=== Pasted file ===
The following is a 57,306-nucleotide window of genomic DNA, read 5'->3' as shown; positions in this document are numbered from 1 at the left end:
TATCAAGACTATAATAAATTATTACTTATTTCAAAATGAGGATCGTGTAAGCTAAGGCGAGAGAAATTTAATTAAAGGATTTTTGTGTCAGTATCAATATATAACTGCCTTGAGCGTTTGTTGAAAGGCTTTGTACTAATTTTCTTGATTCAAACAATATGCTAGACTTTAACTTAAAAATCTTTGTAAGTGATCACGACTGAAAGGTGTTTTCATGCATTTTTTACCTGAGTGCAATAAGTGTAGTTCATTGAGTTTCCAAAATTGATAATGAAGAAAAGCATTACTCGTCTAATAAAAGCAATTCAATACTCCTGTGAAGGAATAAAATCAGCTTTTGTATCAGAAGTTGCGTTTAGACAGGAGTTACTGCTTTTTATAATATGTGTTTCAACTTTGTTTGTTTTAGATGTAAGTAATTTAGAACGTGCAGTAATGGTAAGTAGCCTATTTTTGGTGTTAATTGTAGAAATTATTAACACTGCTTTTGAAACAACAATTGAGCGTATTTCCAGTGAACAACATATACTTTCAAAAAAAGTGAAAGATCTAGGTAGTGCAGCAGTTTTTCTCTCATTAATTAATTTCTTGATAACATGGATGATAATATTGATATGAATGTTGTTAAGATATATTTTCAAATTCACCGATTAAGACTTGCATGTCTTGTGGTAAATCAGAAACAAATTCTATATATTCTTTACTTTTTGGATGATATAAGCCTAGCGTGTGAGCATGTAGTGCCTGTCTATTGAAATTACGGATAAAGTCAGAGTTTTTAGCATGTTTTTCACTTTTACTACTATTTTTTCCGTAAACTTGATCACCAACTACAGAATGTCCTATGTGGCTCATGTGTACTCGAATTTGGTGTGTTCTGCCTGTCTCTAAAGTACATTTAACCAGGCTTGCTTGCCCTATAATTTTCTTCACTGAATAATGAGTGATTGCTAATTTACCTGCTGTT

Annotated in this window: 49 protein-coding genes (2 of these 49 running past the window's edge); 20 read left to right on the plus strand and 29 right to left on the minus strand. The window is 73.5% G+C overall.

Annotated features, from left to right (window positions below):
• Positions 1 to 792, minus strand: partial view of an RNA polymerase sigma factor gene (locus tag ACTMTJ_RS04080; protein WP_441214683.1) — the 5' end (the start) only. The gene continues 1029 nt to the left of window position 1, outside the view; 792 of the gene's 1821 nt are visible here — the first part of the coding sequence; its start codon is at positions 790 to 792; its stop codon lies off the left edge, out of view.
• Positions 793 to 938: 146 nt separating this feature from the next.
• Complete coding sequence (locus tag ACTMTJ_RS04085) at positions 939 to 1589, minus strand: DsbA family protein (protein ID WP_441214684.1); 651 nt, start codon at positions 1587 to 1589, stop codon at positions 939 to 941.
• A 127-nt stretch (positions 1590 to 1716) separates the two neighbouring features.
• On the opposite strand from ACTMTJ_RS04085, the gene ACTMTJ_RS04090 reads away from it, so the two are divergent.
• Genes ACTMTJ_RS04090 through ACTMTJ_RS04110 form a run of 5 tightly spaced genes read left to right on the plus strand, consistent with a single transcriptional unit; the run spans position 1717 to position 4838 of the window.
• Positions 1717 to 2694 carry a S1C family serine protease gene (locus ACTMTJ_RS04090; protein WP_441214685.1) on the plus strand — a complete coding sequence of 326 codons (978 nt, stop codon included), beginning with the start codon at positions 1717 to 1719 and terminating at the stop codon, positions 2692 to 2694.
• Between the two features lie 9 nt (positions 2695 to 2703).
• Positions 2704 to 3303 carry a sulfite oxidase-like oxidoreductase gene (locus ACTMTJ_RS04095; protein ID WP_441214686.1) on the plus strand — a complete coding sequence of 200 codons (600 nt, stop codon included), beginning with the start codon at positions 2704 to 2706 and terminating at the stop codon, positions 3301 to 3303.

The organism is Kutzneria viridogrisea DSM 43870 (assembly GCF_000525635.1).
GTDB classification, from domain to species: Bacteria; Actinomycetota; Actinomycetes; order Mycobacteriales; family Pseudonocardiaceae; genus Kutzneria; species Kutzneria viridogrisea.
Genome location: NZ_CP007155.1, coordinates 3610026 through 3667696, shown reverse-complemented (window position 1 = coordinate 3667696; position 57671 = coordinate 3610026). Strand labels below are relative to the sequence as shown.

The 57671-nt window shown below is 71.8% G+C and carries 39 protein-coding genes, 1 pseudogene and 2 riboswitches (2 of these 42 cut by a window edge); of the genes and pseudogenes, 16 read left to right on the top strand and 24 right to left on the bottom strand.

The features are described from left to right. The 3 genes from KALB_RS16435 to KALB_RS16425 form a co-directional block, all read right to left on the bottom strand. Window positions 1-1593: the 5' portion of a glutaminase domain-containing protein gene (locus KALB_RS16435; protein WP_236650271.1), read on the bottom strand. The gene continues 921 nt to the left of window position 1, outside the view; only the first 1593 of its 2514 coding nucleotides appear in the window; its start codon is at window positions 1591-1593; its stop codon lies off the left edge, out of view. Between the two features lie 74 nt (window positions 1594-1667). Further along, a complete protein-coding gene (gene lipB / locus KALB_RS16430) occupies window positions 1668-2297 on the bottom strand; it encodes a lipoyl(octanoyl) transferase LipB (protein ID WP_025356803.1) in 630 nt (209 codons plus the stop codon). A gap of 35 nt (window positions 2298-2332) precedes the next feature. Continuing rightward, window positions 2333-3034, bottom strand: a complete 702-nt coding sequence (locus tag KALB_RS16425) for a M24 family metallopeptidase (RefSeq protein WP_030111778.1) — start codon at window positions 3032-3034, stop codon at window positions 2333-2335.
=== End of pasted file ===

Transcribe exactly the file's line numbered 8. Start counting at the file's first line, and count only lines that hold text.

• A 127-nt stretch (positions 1590 to 1716) separates the two neighbouring features.